In another implementation consistent with the principles of the invention, a method is provided for monitoring multicast feeds transmitted via a computer network. The method may include receiving, at a network device, a multicast data feed from a data source. Data statistics regarding the multicast data feed are logged. The multicast data feed is transmitted to a user device and the logged data statistics are transmitted to a server.
In yet another implementation consistent with the principles of the invention, a computer-readable medium is provided that contains instructions for controlling one or more processors to perform a method for monitoring multicast feeds transmitted via a network. The method may include receiving, at a network device, a multicast data feed from a data source. Data statistics regarding the multicast data feed are logged by a feed agent. The multicast data feed is transmitted to a user device and the logged data statistics are transmitted to a management server. The logged data statistics are stored at a database associated with the management server. Stored data statistics are retrieved from the database in response to a request from a client computing device. Retrieved data statistics are then transmitted to the client computer device via a web interface.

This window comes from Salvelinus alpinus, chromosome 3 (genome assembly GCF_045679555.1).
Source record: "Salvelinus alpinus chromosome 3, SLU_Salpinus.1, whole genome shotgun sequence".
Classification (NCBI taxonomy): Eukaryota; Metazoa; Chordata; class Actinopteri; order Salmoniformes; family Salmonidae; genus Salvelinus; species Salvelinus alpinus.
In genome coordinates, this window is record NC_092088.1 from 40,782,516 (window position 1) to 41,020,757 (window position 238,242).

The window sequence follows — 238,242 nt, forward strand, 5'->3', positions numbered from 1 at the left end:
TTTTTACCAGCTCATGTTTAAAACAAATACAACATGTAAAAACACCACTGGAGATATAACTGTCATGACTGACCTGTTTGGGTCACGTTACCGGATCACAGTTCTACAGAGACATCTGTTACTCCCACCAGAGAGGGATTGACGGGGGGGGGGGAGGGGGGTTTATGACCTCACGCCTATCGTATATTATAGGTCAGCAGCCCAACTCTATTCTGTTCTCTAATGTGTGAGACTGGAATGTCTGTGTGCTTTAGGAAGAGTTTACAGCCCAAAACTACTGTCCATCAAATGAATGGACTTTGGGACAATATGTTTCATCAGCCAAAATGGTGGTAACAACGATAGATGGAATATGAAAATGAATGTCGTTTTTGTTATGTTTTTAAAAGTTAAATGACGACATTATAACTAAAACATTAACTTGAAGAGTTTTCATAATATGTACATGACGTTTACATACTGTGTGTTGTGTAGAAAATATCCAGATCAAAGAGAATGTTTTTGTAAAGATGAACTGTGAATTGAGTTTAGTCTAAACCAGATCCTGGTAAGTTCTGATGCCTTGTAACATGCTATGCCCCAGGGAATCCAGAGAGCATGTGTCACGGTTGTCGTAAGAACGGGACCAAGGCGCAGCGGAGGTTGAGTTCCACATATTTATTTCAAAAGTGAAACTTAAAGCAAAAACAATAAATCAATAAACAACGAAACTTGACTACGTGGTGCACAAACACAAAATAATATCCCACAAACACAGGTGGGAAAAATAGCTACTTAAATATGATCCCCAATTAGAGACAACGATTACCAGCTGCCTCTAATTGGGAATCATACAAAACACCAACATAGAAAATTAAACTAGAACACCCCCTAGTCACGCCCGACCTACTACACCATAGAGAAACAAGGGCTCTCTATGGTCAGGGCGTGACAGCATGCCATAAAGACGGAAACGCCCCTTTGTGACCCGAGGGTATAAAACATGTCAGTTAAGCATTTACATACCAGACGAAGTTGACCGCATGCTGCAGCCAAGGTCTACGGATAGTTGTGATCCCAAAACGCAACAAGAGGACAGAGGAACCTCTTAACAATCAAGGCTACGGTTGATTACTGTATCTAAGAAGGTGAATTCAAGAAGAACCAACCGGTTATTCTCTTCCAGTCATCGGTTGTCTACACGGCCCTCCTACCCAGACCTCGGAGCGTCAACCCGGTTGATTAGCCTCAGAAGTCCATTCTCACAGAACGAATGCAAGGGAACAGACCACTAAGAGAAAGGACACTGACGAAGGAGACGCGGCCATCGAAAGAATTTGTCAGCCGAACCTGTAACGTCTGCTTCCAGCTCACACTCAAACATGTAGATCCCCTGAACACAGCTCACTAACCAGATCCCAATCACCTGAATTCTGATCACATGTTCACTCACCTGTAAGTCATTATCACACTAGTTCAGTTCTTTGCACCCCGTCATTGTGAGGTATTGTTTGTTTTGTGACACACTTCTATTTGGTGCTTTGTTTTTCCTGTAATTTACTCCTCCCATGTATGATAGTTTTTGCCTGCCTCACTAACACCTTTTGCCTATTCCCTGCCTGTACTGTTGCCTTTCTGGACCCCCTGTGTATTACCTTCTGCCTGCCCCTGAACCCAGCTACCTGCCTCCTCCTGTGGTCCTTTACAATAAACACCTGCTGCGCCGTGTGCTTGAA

The accompanying drawings, which are incorporated in and constitute a part of this specification, illustrate an implementation of the invention and, together with the description, explain the invention. In the drawings,
The following detailed description of implementations consistent with the present invention refers to the accompanying drawings. The same reference numbers in different drawings may identify the same or similar elements. Also, the following detailed description does not limit the invention. Instead, the scope of the invention is defined by the appended claims and equivalents.
Systems and methods consistent with the present invention provide techniques for managing and monitoring multicast user datagram protocol (UDP) packets or messages or other suitable data units for simultaneous receipt by multiple users. According to one implementation, a feed agent monitors a multicast feed and transmits feed statistics to a management server for storage, subsequent processing or retrieval.